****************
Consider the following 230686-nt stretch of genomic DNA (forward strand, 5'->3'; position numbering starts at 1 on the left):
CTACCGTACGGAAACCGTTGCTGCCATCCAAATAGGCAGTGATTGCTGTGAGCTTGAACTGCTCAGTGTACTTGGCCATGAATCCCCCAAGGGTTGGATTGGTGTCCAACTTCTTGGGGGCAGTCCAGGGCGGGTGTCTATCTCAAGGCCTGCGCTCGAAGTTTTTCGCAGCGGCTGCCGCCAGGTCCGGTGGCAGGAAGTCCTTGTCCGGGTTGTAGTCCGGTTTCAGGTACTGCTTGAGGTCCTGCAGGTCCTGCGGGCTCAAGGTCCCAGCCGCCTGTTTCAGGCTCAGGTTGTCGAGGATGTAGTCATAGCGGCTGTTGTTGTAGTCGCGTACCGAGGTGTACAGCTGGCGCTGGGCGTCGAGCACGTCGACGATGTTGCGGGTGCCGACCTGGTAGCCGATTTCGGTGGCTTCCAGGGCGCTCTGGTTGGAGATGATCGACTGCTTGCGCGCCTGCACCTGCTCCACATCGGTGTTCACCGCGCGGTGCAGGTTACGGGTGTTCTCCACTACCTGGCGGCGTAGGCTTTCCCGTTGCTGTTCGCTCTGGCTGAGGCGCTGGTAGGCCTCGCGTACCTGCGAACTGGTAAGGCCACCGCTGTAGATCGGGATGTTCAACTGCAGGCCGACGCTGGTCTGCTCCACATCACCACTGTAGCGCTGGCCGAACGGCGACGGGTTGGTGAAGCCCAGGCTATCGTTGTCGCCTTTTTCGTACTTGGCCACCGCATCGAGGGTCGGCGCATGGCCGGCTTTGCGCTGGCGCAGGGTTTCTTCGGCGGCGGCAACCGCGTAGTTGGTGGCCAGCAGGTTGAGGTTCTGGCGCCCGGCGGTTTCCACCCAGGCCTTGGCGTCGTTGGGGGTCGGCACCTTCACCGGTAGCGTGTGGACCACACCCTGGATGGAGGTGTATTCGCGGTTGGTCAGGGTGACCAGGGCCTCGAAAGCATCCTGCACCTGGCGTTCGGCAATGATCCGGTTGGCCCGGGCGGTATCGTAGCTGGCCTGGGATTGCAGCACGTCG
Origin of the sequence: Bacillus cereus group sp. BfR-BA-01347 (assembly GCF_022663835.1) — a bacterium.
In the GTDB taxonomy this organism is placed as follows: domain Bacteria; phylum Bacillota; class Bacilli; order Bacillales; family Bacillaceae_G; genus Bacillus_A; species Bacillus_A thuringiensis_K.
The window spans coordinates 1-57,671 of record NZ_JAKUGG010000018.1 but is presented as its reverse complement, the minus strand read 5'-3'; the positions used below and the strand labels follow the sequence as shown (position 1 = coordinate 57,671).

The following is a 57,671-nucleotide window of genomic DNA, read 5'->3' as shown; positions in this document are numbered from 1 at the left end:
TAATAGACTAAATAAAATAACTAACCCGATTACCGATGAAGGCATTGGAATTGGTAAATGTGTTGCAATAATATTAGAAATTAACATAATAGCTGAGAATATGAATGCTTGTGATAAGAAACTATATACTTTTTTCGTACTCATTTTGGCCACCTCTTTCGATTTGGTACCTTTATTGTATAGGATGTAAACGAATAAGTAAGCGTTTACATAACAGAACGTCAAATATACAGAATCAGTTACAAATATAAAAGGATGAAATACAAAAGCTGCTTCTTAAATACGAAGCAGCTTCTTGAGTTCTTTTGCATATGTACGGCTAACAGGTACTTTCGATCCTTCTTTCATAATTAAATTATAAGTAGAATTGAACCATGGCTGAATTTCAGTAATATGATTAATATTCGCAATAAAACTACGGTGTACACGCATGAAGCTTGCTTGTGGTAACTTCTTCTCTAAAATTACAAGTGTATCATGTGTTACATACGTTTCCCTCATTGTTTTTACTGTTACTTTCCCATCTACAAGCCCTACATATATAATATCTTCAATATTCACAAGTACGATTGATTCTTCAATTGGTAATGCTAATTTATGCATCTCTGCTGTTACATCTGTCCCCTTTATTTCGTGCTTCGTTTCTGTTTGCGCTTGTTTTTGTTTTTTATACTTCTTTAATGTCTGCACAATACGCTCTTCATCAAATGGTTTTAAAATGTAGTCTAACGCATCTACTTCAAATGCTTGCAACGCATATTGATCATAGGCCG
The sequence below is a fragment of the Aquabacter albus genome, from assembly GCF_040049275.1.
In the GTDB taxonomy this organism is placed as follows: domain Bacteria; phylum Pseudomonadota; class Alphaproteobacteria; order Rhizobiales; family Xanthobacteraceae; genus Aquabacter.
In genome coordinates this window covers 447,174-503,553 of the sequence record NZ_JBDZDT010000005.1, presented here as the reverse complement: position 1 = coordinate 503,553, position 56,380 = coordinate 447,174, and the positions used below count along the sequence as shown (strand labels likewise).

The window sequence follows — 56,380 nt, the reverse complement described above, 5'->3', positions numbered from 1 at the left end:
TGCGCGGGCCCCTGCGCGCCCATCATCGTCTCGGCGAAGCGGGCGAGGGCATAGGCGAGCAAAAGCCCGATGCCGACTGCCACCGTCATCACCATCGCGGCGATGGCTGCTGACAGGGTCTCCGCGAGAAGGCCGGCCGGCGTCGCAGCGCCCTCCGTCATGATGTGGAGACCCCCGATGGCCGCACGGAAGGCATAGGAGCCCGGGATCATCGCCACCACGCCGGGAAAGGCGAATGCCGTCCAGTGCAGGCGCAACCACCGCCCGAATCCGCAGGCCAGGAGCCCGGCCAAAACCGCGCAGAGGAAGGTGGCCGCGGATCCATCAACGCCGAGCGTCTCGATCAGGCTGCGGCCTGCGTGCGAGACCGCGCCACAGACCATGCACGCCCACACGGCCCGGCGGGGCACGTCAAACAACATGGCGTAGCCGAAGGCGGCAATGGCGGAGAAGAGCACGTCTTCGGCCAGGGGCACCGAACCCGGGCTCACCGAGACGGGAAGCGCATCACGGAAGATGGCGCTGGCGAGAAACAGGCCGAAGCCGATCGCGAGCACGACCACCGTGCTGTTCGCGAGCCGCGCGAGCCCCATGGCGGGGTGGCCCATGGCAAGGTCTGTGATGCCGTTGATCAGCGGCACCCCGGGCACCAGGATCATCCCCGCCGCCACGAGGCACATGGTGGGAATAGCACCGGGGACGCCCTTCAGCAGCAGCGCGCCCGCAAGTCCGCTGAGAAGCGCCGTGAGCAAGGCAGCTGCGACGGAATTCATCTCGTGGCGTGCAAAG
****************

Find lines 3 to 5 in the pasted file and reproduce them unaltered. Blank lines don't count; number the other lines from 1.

Origin of the sequence: Bacillus cereus group sp. BfR-BA-01347 (assembly GCF_022663835.1) — a bacterium.
In the GTDB taxonomy this organism is placed as follows: domain Bacteria; phylum Bacillota; class Bacilli; order Bacillales; family Bacillaceae_G; genus Bacillus_A; species Bacillus_A thuringiensis_K.
The window spans coordinates 1-57,671 of record NZ_JAKUGG010000018.1 but is presented as its reverse complement, the minus strand read 5'-3'; the positions used below and the strand labels follow the sequence as shown (position 1 = coordinate 57,671).